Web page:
You might object to this simplistic view of history. You would be right to point out that many important institutions that have benefitted humanity have been established during the periods of history when the church was at the center of society. However, I would argue that no institution, no matter how beneficial, is a counterweight to slavery, genocide, misogyny, cultural oppression, land appropriation, racism, and dehumanization of people with non-binary gender identities or non-heterosexual relationships.
Why does this matter now? On Christmas Day the New York Times published an article by Ross Douthat (“The Americanization of Religion”, NYT, 12/25/22) that examined the state of the church in America today. He cited a Pew Research Center model that presented four potential options for the future of the church in the coming decades. Basically, they are all models for decline. If nothing changes these trendlines project a bleak picture of our future together.
What if the Holy Spirit is missing from these projections? What if the people of God do our best work from the edges not the center of society? What if God is calling us currently to be the church in a vulnerable new way? This church will look a lot more like the early church or the first disciples. We would be deepening our spiritual practices, joining in God’s work to bring justice and healing to our communities, and finding our groove again! Isn’t that so much better than chasing the trappings of a bygone era? It is time to exchange our basilicas for backpacks. It is a season for unleashing the power of love and letting go of our need to “go back to how things were before”. The truth is that the good old days were not so good for so many of God’s children.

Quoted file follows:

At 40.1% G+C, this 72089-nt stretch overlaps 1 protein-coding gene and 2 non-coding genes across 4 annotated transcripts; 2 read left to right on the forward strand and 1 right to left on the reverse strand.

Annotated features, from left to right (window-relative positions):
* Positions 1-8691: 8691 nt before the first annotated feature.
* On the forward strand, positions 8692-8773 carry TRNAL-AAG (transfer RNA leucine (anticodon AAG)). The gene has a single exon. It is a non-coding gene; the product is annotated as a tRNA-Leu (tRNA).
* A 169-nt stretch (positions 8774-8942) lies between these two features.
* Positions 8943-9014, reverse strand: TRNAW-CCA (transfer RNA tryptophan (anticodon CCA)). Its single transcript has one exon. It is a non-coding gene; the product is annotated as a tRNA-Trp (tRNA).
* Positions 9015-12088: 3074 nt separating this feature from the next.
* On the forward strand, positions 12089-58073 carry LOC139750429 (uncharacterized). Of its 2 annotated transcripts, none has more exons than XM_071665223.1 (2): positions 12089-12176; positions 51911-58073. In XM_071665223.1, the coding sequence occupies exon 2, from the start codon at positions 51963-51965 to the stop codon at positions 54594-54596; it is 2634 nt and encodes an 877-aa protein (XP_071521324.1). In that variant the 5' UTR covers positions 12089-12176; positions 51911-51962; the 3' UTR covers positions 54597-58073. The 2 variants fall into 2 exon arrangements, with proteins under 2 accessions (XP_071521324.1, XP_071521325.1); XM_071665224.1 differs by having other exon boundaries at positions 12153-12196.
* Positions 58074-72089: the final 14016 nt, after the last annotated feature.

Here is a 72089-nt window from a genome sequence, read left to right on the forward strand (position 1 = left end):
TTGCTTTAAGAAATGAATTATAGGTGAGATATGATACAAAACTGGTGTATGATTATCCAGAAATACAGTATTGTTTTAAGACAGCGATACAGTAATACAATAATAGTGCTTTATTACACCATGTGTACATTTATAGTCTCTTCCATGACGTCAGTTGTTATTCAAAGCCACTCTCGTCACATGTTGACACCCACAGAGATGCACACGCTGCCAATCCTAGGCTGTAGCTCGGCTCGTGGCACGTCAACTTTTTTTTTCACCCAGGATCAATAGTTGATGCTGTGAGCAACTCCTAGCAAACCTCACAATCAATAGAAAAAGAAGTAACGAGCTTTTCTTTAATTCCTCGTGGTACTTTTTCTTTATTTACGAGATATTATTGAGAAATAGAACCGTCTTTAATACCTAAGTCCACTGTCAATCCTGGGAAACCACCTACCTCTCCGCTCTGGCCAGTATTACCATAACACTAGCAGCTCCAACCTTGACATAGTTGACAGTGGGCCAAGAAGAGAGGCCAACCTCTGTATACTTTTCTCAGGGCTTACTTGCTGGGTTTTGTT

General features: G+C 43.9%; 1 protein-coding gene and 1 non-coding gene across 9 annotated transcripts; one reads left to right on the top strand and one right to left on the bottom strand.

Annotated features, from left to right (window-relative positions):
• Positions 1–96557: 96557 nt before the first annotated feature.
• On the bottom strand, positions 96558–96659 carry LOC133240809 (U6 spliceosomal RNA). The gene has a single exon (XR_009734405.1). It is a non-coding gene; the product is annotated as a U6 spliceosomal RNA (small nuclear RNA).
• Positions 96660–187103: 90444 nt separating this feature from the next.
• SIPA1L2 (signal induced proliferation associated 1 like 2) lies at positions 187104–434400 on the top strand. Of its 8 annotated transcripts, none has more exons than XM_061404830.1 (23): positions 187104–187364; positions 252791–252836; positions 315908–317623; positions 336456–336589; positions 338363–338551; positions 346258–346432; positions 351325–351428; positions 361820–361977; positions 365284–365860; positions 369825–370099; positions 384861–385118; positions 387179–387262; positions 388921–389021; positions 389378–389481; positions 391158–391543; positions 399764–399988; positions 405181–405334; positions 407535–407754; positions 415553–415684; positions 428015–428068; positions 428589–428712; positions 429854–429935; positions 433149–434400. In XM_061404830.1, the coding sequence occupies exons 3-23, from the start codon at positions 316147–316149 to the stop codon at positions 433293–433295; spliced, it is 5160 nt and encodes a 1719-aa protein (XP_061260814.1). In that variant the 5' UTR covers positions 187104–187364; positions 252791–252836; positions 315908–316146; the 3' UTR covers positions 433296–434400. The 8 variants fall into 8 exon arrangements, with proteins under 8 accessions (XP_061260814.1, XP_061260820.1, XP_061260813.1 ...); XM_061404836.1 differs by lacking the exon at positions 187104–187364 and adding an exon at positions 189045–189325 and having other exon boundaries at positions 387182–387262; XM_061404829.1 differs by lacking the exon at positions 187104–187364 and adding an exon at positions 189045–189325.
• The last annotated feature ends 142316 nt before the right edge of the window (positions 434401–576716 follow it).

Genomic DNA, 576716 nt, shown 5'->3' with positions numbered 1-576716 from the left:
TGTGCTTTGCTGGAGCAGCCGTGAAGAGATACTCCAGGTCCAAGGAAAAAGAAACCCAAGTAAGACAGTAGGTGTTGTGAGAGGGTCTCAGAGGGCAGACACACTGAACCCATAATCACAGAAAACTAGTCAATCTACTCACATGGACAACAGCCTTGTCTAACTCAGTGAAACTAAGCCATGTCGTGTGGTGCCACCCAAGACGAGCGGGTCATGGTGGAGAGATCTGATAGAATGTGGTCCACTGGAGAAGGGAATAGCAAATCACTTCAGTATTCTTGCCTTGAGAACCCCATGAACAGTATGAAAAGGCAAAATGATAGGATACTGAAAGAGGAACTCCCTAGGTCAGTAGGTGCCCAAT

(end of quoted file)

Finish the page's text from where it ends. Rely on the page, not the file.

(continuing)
The word “eccentric” literally means “not in the center”. We have often used this word to say that a person or group is odd or strange. Eccentric people don’t fit the mold. They dance to the beat of a different drum.